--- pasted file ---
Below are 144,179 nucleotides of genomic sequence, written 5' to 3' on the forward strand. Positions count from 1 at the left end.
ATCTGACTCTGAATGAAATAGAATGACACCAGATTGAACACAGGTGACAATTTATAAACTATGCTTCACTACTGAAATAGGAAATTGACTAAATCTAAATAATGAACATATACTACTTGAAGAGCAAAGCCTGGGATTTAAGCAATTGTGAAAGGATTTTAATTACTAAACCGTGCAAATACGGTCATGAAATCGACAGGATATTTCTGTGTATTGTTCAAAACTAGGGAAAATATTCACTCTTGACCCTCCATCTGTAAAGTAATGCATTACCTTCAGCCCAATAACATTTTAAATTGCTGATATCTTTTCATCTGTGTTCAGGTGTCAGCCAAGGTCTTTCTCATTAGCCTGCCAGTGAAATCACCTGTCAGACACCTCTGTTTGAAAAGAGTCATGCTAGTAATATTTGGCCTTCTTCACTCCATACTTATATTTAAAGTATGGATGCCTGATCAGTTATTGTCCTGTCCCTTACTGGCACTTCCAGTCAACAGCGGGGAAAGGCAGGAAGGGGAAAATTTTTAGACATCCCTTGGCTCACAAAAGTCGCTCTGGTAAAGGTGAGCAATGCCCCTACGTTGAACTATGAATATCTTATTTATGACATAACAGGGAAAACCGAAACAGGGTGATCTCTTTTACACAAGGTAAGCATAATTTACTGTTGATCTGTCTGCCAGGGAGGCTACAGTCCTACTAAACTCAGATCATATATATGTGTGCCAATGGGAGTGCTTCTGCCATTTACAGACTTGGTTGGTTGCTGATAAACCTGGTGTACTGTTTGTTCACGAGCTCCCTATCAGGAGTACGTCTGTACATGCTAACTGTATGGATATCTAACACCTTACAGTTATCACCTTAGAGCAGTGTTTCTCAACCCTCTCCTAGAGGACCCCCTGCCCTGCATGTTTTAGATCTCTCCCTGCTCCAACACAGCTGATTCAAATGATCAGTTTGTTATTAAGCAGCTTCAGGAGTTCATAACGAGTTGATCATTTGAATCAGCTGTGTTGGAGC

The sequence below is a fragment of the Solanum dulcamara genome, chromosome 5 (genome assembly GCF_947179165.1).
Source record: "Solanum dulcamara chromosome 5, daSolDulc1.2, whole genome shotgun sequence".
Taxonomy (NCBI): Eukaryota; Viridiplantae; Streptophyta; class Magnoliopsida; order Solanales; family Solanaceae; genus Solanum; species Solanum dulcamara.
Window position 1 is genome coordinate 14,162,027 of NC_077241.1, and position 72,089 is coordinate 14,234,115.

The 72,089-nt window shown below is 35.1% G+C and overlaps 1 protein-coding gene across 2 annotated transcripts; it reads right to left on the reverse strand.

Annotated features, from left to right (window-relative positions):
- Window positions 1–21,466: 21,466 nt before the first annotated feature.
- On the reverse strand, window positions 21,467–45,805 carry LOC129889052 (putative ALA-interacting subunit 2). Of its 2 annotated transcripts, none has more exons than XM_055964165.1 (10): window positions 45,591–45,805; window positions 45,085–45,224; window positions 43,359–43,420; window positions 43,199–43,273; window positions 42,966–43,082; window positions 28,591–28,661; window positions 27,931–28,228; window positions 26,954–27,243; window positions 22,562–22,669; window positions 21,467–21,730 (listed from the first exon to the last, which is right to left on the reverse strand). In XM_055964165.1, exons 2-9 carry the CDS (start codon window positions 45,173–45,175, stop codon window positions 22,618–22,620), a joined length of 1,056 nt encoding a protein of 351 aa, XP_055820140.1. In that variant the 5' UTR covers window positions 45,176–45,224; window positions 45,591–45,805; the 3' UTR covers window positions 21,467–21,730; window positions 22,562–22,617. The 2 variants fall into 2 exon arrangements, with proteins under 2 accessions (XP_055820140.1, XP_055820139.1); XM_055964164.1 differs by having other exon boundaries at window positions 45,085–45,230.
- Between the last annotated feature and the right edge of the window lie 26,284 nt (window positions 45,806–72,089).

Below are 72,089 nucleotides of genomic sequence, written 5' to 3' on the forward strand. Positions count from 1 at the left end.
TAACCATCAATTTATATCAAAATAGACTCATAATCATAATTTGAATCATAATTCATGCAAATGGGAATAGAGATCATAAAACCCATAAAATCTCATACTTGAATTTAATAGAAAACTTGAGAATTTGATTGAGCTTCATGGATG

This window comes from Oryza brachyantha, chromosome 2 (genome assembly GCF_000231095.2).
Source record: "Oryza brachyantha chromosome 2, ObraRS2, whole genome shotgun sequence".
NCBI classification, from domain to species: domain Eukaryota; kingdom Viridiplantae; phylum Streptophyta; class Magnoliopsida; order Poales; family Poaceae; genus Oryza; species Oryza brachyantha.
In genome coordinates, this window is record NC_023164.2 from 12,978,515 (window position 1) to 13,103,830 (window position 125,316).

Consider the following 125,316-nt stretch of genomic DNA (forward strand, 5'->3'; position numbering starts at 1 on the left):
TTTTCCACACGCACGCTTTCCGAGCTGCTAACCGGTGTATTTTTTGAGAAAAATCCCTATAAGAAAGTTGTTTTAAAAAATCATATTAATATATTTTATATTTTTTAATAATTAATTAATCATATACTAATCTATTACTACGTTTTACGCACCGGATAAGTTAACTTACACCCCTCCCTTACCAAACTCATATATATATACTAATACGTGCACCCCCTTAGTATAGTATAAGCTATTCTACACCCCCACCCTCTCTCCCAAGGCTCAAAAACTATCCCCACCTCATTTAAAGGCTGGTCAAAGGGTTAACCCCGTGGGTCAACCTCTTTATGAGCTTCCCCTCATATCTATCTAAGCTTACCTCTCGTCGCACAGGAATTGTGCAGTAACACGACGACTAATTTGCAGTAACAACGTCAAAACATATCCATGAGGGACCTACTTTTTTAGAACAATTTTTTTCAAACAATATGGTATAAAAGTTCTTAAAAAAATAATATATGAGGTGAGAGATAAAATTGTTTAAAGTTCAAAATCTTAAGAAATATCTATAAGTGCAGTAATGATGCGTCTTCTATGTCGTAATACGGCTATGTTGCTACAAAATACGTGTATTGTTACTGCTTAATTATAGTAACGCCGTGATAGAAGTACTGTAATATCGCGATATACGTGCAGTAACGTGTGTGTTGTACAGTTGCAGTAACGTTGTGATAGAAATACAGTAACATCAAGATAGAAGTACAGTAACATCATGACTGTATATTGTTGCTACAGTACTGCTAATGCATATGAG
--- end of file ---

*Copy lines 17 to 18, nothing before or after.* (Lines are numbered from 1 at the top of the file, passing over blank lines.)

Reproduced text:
In genome coordinates, this window is record NC_023164.2 from 12,978,515 (window position 1) to 13,103,830 (window position 125,316).

Consider the following 125,316-nt stretch of genomic DNA (forward strand, 5'->3'; position numbering starts at 1 on the left):